Finding Connections Between Cancer Diagnoses and Drinking Behaviors

Close up shot on a woman's hands, holding a glass of alcohol at a night club

Cancer survivors were more likely to report heavy drinking and more frequent heavy drinking occasions compared to others at the same ages with similar drinking histories. Heavy drinking was defined as having five or more drinks at any one time.

A 2016 study from the National Alcohol Research Center (housed at PHI’s Alcohol Research Group) assessed changes to drinking behaviors as the result of a serious health diagnosis—and how these changes differed based on the type of condition, including hypertension, heart problems, diabetes, injuries, and cancer. including hypertension, heart problems, diabetes, injuries and cancer. Evidence has shown that alcohol consumption increases the risk for specific chronic diseases, and drinking after diagnosis for some types of cancers (in particular breast, head and neck) has been associated with increased mortality.

When racial and ethnic group-specific effects were evaluated, this increased heavy drinking was found to occur among women and Whites, while no increase was found among Blacks or Hispanic men.

Results also suggest that hypertension and having a serious injury did not affect post diagnosis heavy drinking. However, when assessing people diagnosed with heart problems or diabetes, these individuals actually cut back on their heavy drinking.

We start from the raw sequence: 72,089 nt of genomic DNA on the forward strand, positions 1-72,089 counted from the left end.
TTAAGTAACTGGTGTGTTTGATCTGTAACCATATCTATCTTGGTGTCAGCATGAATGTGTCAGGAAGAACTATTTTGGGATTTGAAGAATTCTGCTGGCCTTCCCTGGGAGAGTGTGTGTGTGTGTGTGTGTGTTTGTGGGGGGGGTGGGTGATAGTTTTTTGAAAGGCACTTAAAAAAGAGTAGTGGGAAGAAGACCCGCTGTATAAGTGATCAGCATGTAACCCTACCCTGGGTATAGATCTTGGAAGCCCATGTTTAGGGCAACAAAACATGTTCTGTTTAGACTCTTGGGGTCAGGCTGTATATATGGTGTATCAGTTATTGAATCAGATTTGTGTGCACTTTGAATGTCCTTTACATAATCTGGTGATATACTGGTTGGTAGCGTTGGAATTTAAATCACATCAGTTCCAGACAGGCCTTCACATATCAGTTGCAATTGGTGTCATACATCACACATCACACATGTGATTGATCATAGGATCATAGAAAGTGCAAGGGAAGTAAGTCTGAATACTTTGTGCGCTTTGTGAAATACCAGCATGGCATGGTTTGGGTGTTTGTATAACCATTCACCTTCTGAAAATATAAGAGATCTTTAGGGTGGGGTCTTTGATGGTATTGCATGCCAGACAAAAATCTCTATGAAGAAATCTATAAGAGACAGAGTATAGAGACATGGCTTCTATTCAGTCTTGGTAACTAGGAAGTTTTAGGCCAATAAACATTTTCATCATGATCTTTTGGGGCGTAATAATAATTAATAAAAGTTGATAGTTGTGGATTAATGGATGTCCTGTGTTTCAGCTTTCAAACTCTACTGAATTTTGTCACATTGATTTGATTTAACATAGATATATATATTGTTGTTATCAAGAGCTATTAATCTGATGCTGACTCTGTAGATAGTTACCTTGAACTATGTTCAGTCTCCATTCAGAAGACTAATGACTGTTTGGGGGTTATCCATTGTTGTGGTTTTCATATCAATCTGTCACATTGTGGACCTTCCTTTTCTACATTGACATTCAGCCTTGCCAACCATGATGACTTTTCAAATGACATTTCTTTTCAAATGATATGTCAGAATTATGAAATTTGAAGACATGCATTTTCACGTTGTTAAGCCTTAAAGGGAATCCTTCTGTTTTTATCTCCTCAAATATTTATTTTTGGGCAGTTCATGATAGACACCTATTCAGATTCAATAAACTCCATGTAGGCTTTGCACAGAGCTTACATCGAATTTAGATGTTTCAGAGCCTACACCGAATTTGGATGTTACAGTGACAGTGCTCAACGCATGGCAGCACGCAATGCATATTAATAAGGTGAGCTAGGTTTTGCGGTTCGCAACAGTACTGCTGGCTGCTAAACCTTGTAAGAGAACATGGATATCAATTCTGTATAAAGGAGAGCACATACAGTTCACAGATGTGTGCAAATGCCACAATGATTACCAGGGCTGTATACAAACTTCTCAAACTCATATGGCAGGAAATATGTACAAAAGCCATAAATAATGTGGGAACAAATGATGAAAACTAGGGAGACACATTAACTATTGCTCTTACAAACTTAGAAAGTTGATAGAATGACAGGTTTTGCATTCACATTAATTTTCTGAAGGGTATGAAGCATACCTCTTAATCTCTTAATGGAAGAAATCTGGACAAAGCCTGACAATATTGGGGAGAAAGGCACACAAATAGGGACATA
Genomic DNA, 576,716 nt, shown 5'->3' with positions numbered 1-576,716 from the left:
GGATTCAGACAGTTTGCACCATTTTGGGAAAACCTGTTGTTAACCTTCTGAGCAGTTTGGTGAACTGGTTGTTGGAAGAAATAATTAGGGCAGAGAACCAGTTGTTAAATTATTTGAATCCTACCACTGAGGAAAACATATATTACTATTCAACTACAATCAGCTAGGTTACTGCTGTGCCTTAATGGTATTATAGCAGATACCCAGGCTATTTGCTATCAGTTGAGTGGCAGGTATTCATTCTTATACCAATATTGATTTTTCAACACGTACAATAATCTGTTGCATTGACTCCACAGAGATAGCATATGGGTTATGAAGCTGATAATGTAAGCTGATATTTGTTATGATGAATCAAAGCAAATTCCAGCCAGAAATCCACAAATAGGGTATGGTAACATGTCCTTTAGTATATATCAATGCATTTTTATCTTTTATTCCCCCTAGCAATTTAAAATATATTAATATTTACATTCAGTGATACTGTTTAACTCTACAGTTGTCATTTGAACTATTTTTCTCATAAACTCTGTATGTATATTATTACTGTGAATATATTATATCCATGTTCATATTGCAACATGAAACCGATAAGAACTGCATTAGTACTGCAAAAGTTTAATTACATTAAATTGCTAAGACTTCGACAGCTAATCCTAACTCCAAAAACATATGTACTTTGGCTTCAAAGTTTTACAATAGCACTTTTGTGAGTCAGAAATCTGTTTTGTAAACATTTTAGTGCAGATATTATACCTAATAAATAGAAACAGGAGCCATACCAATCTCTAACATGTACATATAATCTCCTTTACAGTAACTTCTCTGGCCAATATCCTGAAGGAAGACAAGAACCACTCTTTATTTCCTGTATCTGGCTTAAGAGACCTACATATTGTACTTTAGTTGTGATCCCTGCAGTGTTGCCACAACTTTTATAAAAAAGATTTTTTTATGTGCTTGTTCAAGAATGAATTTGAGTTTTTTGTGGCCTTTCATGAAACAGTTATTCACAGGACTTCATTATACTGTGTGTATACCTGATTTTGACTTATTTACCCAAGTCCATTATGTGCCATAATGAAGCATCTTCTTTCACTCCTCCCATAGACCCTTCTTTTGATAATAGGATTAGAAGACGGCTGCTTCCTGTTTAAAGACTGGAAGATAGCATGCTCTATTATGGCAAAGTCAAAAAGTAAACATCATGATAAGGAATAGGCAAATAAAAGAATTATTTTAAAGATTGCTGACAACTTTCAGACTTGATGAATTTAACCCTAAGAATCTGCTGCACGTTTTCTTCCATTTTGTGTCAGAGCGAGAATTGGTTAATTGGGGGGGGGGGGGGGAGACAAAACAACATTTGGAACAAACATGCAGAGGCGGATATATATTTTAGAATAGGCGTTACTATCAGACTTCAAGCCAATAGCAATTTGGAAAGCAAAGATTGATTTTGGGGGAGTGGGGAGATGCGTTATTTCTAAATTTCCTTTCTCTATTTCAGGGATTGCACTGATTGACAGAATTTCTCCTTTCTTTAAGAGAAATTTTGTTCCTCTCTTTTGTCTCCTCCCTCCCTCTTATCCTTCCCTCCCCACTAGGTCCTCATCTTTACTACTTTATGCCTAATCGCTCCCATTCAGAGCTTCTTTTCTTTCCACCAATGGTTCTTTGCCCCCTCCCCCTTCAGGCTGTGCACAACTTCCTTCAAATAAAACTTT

Learn more about the study.

Work With Us

You change the world. We do the rest. Explore fiscal sponsorship at PHI.

Bring Your Work to PHI

Support Us

Together, we can accelerate our response to public health’s most critical issues.


Find Employment

Begin your career at the Public Health Institute.

See Jobs

Aerial view of wildfire smoke


Wildfires & Extreme Heat: Resources to Protect Yourself & Your Community

Communities across the U.S. and around the world are grappling with dangerous wildfires and extreme heat. These threats disrupt and uproot communities and pose serious risks to environmental and community health—from rising temperatures, unhealthy air pollutants, water contamination and more. Find PHI tools, resources and examples to help communities take action and promote climate safety, equity and resiliency.

Get started

Continue to